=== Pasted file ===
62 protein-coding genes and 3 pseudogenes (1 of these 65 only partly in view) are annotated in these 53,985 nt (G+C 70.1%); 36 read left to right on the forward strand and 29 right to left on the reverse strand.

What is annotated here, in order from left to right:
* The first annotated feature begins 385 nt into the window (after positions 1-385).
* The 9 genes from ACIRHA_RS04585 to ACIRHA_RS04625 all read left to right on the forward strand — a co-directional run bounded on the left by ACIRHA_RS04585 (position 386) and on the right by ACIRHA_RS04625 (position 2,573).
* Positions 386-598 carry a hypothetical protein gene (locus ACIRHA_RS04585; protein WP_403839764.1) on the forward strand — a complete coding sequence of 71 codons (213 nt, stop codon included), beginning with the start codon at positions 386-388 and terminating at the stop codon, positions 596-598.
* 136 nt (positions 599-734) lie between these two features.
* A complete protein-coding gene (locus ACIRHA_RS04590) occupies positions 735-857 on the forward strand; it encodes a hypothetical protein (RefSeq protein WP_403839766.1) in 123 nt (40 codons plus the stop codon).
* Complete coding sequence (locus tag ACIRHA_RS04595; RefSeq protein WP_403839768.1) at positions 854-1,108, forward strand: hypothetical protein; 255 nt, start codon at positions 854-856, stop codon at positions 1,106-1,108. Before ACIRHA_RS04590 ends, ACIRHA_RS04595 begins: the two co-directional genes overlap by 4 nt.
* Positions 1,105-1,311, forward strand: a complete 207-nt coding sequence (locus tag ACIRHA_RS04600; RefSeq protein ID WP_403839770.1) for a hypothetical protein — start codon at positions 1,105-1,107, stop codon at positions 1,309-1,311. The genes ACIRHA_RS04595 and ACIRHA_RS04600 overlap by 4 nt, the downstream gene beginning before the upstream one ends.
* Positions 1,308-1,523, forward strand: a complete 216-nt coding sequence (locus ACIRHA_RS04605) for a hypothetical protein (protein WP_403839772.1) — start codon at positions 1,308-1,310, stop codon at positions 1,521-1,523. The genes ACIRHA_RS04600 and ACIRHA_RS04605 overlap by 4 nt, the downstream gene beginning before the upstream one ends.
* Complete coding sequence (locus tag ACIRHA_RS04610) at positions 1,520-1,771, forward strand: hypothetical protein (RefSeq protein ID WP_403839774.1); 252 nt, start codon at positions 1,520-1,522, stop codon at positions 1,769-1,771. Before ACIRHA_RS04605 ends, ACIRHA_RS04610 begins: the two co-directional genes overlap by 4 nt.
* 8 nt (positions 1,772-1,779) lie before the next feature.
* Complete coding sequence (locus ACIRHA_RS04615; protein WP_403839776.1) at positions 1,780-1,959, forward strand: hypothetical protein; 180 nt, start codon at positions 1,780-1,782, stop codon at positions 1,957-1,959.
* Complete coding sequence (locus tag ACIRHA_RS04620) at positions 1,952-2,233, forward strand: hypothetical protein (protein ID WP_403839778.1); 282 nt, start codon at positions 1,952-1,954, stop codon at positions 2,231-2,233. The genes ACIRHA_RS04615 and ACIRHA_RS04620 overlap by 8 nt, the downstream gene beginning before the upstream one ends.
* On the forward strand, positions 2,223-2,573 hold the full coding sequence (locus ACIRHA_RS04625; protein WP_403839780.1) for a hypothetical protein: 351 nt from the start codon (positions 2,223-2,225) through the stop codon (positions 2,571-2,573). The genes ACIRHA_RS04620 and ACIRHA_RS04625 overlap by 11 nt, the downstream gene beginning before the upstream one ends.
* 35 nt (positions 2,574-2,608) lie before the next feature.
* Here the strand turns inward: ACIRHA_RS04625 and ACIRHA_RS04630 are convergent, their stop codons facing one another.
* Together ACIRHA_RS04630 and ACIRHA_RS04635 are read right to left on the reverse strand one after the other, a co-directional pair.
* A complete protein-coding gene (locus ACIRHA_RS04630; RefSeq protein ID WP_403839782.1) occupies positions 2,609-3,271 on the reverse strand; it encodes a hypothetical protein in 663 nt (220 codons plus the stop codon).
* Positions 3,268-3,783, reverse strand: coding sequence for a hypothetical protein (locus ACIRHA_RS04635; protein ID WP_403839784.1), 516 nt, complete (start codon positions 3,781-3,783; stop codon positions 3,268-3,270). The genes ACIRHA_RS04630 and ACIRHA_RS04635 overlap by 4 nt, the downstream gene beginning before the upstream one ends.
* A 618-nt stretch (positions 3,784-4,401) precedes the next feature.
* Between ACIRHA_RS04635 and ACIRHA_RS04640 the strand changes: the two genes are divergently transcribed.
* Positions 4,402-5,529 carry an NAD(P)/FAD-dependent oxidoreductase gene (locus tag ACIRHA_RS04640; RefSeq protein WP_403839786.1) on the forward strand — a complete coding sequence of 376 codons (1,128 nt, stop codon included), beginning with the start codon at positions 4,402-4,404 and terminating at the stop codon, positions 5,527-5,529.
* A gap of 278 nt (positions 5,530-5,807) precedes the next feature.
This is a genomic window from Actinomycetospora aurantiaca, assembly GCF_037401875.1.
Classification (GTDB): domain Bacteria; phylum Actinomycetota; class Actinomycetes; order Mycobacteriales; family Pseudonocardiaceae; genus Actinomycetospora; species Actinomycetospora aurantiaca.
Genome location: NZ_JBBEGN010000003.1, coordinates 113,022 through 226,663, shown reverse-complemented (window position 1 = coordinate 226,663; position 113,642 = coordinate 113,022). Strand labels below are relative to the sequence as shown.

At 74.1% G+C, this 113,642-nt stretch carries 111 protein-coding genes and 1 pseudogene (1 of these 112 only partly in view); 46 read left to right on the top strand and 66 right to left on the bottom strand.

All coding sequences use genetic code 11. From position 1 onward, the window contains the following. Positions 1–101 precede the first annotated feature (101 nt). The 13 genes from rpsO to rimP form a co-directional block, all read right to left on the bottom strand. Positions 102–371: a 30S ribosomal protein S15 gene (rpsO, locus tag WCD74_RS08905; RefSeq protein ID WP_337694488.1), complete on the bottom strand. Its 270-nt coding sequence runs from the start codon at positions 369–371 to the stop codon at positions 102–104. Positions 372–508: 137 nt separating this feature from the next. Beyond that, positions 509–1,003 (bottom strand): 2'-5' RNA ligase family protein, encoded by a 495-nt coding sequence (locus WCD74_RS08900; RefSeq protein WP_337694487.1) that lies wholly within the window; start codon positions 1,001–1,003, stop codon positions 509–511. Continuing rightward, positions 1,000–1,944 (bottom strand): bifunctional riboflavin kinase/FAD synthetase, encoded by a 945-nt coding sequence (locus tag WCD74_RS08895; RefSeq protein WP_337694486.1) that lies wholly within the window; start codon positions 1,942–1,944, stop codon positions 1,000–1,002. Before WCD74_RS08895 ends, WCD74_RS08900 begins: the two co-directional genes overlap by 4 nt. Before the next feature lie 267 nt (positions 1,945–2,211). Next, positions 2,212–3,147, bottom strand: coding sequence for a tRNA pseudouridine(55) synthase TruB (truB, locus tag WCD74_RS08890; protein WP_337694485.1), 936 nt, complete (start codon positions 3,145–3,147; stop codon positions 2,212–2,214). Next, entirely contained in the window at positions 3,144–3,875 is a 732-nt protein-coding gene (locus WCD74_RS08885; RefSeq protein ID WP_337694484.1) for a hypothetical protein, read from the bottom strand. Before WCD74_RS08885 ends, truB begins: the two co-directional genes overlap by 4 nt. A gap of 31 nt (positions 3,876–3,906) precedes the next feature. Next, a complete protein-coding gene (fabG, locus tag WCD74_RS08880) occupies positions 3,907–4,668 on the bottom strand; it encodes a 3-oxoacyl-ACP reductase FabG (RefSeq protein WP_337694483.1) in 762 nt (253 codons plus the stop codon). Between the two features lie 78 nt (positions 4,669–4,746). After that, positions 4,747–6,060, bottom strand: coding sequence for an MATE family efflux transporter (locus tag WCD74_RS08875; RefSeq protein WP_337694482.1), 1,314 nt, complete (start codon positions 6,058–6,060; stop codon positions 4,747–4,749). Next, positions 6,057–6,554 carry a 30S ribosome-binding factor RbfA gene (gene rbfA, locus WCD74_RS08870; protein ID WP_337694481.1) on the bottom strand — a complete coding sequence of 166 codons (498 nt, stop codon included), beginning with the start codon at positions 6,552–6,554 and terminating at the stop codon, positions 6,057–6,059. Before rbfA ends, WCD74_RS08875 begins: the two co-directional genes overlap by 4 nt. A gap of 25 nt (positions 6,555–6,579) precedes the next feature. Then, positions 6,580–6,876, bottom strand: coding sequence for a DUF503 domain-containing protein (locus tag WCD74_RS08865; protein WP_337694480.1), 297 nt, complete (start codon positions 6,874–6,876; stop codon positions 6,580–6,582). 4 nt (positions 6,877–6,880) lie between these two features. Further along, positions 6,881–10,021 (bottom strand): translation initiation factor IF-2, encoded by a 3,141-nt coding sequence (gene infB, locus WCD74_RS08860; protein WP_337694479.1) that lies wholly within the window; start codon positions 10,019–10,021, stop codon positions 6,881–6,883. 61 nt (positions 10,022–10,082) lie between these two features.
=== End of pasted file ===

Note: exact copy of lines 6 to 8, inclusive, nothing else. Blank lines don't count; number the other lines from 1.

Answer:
* 136 nt (positions 599-734) lie between these two features.
* A complete protein-coding gene (locus ACIRHA_RS04590) occupies positions 735-857 on the forward strand; it encodes a hypothetical protein (RefSeq protein WP_403839766.1) in 123 nt (40 codons plus the stop codon).
* Complete coding sequence (locus tag ACIRHA_RS04595; RefSeq protein WP_403839768.1) at positions 854-1,108, forward strand: hypothetical protein; 255 nt, start codon at positions 854-856, stop codon at positions 1,106-1,108. Before ACIRHA_RS04590 ends, ACIRHA_RS04595 begins: the two co-directional genes overlap by 4 nt.